By Crystal Baity
ECU News Services
Eighth-graders at C.M. Eppes Middle School hope to find out if a backyard weed actually contains some beneficial ingredients.
Their teacher, Jennifer Stalls, an East Carolina University alumna and graduate student in the College of Education, brought the real-world research question to her science classes as a participant in the Kenan Fellows Program for Curriculum and Leadership Development.
Stalls is one of 42 educators from across North Carolina who completed a five-week summer research experience and two weeks of professional development as part of the annual program.
Stalls worked in the genomics and microbiology lab at the N.C. Museum of Natural Sciences with mentor Dr. Julia Stevens, who is studying the symbiotic relationship between invasive plants and bacteria in nitrogen fixing. The process is needed to convert gaseous nitrogen into forms that can be used by living organisms.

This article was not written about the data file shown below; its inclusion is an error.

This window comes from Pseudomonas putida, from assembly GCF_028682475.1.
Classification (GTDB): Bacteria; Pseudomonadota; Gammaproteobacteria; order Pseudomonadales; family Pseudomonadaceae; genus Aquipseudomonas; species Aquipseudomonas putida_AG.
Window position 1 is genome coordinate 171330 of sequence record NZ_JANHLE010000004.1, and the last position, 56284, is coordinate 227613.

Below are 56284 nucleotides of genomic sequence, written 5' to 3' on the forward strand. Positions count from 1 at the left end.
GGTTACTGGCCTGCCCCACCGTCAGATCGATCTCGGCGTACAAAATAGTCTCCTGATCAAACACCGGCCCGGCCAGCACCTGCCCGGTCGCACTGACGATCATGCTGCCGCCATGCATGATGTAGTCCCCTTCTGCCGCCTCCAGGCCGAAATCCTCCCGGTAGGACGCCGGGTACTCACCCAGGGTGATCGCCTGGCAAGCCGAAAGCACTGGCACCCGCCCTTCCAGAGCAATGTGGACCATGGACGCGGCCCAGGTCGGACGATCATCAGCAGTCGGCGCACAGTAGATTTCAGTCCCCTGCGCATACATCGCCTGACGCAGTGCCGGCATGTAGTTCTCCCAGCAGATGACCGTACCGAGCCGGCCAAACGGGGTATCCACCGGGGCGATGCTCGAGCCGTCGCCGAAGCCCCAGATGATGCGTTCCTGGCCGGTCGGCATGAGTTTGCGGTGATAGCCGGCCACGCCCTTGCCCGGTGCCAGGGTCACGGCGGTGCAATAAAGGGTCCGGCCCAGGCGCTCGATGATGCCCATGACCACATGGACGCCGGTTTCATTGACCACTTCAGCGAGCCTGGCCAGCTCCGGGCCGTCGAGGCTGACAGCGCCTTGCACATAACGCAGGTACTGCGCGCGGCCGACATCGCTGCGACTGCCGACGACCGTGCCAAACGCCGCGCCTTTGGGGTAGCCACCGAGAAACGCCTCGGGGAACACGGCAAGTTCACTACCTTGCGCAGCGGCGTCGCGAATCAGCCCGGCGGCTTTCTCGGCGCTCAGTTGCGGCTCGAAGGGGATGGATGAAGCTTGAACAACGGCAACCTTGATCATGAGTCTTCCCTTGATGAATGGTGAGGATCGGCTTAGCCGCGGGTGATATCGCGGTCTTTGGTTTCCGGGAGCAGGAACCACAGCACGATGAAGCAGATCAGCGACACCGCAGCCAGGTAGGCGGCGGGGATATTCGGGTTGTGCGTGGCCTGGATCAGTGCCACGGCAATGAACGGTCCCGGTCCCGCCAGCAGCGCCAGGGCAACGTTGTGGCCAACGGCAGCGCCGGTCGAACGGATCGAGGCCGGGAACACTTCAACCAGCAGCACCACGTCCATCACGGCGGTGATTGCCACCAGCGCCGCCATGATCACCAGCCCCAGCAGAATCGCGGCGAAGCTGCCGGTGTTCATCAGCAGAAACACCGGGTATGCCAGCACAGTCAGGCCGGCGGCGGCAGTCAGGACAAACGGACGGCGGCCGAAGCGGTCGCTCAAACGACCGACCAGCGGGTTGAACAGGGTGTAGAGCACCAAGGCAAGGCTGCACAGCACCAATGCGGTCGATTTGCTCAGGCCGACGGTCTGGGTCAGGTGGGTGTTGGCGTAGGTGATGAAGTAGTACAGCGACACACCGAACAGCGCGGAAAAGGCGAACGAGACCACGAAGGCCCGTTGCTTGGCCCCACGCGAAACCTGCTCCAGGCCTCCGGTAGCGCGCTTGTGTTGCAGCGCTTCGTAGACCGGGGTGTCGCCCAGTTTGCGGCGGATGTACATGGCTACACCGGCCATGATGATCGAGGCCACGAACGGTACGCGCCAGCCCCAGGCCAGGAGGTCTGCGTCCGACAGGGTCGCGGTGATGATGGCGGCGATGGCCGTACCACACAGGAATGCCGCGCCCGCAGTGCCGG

Stalls created a curriculum for her students to contribute to Stevens’ research by studying regional invasive species that could potentially replenish bacteria in crop fields.
Among the discoveries students are making is the notion that they like science.
“I like that you can make so many things, so many discoveries with science. I like the medicine part of science,” said student Virginia Rahilly.
Stalls is one of six ECU alumni in the 2015-16 class of Kenan Fellows. Others and the schools where they teach are: Christopher Clark ’13, Chicod School in Pitt County; Taylar Flythe ’12, Ligon Magnet Middle School in Wake County; Denise Humphries ’93, Chinquapin Elementary School in Duplin County; Amy Kennedy ’07, Beulaville Elementary School in Duplin County; Julianna Martinez-Schultz ’10, Moore Square Magnet Middle School in Wake County.
The Kenan Fellows Program was established in 2000 as the signature K-12 STEM education initiative of the Kenan Institute for Engineering, Technology & Science at N.C. State University.
Kenan Fellows are given opportunities for networking, professional growth and leadership development. For more information, visit www.kenanfellows.org.
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